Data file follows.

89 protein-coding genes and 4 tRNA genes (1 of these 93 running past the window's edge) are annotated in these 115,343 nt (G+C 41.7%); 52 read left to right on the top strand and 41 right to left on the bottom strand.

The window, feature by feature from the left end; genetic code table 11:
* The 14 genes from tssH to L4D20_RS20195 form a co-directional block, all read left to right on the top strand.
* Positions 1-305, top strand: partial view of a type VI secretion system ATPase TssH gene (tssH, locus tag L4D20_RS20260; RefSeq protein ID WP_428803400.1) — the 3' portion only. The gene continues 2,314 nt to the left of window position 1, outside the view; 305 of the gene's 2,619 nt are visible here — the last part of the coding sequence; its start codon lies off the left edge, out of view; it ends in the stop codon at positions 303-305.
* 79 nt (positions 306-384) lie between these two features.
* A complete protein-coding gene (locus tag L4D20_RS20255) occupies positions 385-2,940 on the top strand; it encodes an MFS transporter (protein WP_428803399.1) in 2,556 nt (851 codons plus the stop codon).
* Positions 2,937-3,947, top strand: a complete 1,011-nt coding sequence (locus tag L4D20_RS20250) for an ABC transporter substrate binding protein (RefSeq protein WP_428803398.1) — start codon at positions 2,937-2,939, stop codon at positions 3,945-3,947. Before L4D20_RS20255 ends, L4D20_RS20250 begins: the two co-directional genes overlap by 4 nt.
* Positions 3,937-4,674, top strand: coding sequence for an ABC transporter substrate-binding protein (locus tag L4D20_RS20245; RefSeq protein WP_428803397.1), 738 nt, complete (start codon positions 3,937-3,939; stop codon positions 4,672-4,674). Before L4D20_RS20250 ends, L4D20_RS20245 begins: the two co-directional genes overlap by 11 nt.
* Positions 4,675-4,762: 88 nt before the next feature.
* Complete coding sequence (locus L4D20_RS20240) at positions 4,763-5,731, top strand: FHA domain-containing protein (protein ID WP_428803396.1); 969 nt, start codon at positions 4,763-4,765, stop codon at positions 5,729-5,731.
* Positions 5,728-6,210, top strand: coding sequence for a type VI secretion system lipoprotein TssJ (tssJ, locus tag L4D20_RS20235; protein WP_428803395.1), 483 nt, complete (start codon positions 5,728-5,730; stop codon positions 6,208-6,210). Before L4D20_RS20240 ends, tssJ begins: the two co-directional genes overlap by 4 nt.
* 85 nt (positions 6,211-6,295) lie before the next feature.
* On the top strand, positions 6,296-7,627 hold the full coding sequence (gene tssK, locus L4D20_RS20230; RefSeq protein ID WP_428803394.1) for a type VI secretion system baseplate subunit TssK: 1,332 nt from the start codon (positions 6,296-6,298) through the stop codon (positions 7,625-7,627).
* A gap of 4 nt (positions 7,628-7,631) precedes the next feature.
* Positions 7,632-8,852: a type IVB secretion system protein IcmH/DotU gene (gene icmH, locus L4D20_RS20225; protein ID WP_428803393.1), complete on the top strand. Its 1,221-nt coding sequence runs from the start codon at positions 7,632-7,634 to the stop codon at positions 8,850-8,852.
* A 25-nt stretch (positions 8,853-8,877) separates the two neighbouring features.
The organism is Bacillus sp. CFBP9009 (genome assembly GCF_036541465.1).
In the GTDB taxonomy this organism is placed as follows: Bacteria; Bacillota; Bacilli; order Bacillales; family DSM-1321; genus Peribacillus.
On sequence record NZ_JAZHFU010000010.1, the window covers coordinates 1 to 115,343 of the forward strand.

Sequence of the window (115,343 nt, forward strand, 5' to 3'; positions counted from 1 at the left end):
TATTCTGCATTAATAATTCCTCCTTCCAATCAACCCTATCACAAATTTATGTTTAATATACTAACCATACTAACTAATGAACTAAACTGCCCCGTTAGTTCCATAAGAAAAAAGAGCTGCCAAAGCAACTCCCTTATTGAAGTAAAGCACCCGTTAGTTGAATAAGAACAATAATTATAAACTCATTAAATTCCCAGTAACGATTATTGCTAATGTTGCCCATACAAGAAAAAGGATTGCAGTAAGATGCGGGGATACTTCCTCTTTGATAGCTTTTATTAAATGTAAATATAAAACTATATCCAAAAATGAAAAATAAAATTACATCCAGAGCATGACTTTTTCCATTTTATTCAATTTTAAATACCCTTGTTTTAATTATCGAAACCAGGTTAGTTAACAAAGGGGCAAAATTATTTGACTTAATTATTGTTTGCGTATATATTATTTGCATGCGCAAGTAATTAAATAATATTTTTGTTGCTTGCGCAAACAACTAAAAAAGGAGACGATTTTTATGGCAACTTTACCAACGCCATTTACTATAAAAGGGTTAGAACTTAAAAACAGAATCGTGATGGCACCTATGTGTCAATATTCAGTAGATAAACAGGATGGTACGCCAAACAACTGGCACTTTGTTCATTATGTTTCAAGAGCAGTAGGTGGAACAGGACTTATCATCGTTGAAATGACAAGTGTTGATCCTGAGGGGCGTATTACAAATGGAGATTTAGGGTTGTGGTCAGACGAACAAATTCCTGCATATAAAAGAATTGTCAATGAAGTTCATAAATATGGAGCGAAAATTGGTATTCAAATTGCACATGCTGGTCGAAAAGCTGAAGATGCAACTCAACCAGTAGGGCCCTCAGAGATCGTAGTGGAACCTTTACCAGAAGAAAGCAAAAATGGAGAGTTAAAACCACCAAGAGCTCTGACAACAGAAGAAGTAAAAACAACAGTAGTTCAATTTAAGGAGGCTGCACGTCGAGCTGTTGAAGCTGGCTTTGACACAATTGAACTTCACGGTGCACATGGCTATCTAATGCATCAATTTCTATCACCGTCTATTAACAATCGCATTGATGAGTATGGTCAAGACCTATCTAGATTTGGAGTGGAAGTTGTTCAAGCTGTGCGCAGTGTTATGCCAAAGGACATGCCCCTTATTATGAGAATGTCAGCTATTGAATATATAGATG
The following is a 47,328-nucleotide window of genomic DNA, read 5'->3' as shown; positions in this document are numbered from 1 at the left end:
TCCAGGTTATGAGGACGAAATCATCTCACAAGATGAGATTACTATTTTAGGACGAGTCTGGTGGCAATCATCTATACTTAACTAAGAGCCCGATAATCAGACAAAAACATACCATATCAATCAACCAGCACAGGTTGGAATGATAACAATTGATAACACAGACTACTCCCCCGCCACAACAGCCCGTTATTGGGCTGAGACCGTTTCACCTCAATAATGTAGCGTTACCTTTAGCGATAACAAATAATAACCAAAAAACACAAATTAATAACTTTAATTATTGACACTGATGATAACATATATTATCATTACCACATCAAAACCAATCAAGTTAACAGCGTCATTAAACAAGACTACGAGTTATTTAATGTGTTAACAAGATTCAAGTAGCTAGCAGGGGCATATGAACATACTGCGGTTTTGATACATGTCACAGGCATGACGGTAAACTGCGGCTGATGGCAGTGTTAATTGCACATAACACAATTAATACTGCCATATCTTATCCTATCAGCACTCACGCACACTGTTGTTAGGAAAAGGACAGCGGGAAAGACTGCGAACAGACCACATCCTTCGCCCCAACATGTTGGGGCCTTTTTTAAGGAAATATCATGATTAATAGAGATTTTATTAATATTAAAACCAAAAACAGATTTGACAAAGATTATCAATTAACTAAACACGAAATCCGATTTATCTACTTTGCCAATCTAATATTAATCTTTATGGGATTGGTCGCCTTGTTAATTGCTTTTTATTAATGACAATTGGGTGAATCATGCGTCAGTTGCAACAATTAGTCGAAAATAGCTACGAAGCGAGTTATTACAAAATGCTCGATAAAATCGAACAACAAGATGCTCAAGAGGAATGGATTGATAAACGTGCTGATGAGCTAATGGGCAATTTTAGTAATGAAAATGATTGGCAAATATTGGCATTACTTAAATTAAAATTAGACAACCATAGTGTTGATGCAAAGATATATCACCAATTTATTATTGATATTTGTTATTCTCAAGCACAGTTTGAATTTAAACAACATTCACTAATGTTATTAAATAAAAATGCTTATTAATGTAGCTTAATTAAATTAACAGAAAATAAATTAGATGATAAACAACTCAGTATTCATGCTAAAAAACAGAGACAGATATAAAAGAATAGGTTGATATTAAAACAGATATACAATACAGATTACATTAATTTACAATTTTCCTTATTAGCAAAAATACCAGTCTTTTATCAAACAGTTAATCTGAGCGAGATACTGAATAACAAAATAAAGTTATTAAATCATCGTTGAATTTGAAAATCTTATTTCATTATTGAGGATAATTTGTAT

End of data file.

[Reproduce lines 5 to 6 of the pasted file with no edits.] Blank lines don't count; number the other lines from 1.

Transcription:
* 79 nt (positions 306-384) lie between these two features.
* A complete protein-coding gene (locus tag L4D20_RS20255) occupies positions 385-2,940 on the top strand; it encodes an MFS transporter (protein WP_428803399.1) in 2,556 nt (851 codons plus the stop codon).